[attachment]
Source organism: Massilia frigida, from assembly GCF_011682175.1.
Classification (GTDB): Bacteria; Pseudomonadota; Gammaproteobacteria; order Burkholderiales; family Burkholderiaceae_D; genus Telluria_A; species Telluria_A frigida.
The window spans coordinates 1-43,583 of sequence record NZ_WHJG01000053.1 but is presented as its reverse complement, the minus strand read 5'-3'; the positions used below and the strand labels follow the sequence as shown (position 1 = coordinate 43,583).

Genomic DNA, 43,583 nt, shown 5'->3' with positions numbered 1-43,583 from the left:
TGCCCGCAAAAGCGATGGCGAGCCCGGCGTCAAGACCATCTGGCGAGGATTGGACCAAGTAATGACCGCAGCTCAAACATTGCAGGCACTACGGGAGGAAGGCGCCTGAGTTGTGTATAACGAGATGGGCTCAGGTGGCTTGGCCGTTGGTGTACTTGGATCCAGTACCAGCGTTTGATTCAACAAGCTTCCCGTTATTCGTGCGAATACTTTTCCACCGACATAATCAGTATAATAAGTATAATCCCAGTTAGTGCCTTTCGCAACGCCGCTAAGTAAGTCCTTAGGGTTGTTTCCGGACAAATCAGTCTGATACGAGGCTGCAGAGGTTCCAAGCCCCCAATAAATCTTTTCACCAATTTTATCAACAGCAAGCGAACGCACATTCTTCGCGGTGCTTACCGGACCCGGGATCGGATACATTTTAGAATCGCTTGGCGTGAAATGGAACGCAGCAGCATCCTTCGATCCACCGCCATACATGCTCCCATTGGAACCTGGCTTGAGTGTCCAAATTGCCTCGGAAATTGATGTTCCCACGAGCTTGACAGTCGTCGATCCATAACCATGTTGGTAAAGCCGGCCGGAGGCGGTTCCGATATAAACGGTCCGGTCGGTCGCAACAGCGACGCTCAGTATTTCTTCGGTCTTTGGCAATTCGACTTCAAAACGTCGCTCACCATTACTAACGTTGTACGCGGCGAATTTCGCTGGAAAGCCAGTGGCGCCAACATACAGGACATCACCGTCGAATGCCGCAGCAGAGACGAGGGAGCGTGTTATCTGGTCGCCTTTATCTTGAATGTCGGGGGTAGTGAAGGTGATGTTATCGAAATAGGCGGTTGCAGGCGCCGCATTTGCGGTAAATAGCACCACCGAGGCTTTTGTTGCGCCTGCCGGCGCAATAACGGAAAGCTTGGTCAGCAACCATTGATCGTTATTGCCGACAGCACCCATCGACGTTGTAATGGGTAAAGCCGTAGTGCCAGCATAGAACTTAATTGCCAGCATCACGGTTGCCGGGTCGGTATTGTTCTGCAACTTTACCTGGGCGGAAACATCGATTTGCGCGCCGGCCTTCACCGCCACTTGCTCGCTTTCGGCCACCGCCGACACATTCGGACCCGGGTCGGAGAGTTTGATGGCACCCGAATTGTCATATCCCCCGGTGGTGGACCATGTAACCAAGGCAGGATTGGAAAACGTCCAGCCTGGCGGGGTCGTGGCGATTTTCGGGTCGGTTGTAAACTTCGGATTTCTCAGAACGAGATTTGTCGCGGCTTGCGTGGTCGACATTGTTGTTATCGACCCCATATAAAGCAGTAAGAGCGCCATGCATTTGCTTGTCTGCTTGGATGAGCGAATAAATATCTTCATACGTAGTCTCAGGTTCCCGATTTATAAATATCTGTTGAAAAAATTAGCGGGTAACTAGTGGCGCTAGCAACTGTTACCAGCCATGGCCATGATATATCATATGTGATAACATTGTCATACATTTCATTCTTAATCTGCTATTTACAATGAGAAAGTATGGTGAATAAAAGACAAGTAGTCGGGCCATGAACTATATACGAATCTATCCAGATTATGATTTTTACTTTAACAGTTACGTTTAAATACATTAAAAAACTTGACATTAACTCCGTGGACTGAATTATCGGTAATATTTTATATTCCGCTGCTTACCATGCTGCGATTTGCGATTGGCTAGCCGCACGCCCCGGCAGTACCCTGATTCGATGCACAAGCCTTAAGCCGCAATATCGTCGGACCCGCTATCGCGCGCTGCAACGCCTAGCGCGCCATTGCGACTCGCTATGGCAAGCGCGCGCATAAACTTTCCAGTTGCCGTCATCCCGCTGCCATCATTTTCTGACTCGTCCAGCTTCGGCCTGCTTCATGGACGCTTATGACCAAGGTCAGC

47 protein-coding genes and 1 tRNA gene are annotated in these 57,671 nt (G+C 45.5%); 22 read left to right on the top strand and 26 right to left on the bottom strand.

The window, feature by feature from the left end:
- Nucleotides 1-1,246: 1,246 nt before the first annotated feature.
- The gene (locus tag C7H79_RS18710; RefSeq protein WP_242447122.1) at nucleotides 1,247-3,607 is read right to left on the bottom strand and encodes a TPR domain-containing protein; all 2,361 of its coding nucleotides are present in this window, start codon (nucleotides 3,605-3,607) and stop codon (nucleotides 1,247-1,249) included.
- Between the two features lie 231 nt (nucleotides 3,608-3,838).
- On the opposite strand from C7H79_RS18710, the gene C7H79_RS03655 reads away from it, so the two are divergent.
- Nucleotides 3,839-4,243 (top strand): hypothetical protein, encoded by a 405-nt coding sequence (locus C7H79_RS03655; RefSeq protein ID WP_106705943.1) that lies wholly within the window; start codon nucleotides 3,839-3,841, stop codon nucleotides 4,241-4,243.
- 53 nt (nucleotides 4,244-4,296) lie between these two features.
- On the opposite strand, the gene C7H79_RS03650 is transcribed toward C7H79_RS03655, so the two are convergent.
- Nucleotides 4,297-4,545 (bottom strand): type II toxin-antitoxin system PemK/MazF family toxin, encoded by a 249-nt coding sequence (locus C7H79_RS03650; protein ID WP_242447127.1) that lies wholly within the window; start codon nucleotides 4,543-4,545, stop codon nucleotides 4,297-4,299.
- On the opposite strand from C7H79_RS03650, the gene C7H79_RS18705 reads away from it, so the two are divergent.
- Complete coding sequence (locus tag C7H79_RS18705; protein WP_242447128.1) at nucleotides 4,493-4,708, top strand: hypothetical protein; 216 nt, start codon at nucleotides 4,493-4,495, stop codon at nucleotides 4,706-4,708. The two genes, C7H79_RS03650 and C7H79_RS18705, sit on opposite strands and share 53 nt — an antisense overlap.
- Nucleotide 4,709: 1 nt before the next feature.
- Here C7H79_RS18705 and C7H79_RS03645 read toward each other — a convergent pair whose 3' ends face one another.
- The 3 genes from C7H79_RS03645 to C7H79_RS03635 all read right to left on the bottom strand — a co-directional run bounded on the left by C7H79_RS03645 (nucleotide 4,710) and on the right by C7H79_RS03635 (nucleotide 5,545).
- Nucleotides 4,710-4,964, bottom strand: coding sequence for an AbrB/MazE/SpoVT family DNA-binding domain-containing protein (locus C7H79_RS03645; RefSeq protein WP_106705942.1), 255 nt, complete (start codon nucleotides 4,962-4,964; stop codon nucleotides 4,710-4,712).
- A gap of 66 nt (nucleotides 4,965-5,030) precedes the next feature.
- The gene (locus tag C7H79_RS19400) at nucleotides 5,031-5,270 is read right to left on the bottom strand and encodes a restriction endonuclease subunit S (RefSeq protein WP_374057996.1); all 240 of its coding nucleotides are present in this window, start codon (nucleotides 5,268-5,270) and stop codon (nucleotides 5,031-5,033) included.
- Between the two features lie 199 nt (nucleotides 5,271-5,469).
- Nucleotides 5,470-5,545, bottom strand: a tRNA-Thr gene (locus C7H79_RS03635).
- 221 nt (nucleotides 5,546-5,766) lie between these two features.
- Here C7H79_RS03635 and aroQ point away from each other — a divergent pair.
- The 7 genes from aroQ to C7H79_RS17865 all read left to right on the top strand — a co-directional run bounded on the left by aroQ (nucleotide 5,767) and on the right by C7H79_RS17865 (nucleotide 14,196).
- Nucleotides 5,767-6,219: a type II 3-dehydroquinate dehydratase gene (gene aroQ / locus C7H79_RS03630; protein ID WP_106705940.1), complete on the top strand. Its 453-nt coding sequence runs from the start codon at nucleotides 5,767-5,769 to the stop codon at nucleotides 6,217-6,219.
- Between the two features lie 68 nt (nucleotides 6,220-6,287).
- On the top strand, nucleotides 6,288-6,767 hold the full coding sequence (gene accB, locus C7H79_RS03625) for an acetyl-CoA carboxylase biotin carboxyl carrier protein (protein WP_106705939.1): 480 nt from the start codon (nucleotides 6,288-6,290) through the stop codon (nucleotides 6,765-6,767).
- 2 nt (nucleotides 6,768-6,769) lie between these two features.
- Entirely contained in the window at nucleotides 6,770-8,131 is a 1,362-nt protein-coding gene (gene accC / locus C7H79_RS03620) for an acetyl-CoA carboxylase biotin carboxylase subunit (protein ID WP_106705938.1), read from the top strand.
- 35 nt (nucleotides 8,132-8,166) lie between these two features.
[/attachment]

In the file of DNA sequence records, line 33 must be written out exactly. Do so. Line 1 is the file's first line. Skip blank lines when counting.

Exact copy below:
- Entirely contained in the window at nucleotides 6,770-8,131 is a 1,362-nt protein-coding gene (gene accC / locus C7H79_RS03620) for an acetyl-CoA carboxylase biotin carboxylase subunit (protein ID WP_106705938.1), read from the top strand.